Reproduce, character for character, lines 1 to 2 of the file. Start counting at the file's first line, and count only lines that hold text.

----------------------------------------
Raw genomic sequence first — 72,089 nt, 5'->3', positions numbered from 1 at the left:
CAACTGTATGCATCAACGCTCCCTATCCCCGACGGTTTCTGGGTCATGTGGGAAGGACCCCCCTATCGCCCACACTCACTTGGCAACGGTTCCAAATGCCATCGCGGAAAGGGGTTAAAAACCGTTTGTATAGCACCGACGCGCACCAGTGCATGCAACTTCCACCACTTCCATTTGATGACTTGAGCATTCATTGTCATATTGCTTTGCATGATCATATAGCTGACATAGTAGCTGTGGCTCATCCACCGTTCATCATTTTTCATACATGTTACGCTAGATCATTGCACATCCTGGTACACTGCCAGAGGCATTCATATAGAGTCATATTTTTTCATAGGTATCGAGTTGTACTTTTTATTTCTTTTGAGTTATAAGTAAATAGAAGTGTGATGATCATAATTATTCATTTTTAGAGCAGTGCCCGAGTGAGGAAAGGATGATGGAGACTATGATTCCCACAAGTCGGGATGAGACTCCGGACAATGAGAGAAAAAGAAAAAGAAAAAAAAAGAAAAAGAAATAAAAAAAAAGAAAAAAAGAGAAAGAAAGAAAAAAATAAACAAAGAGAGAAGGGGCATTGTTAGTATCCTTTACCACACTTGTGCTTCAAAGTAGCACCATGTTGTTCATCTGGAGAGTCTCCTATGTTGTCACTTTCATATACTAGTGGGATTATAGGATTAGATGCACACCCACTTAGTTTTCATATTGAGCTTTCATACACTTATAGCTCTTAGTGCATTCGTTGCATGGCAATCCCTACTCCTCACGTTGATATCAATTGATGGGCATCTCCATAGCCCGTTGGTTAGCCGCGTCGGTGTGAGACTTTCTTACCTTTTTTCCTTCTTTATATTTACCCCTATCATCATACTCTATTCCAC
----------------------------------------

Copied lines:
Raw genomic sequence first — 72,089 nt, 5'->3', positions numbered from 1 at the left:
CAACTGTATGCATCAACGCTCCCTATCCCCGACGGTTTCTGGGTCATGTGGGAAGGACCCCCCTATCGCCCACACTCACTTGGCAACGGTTCCAAATGCCATCGCGGAAAGGGGTTAAAAACCGTTTGTATAGCACCGACGCGCACCAGTGCATGCAACTTCCACCACTTCCATTTGATGACTTGAGCATTCATTGTCATATTGCTTTGCATGATCATATAGCTGACATAGTAGCTGTGGCTCATCCACCGTTCATCATTTTTCATACATGTTACGCTAGATCATTGCACATCCTGGTACACTGCCAGAGGCATTCATATAGAGTCATATTTTTTCATAGGTATCGAGTTGTACTTTTTATTTCTTTTGAGTTATAAGTAAATAGAAGTGTGATGATCATAATTATTCATTTTTAGAGCAGTGCCCGAGTGAGGAAAGGATGATGGAGACTATGATTCCCACAAGTCGGGATGAGACTCCGGACAATGAGAGAAAAAGAAAAAGAAAAAAAAAGAAAAAGAAATAAAAAAAAAGAAAAAAAGAGAAAGAAAGAAAAAAATAAACAAAGAGAGAAGGGGCATTGTTAGTATCCTTTACCACACTTGTGCTTCAAAGTAGCACCATGTTGTTCATCTGGAGAGTCTCCTATGTTGTCACTTTCATATACTAGTGGGATTATAGGATTAGATGCACACCCACTTAGTTTTCATATTGAGCTTTCATACACTTATAGCTCTTAGTGCATTCGTTGCATGGCAATCCCTACTCCTCACGTTGATATCAATTGATGGGCATCTCCATAGCCCGTTGGTTAGCCGCGTCGGTGTGAGACTTTCTTACCTTTTTTCCTTCTTTATATTTACCCCTATCATCATACTCTATTCCAC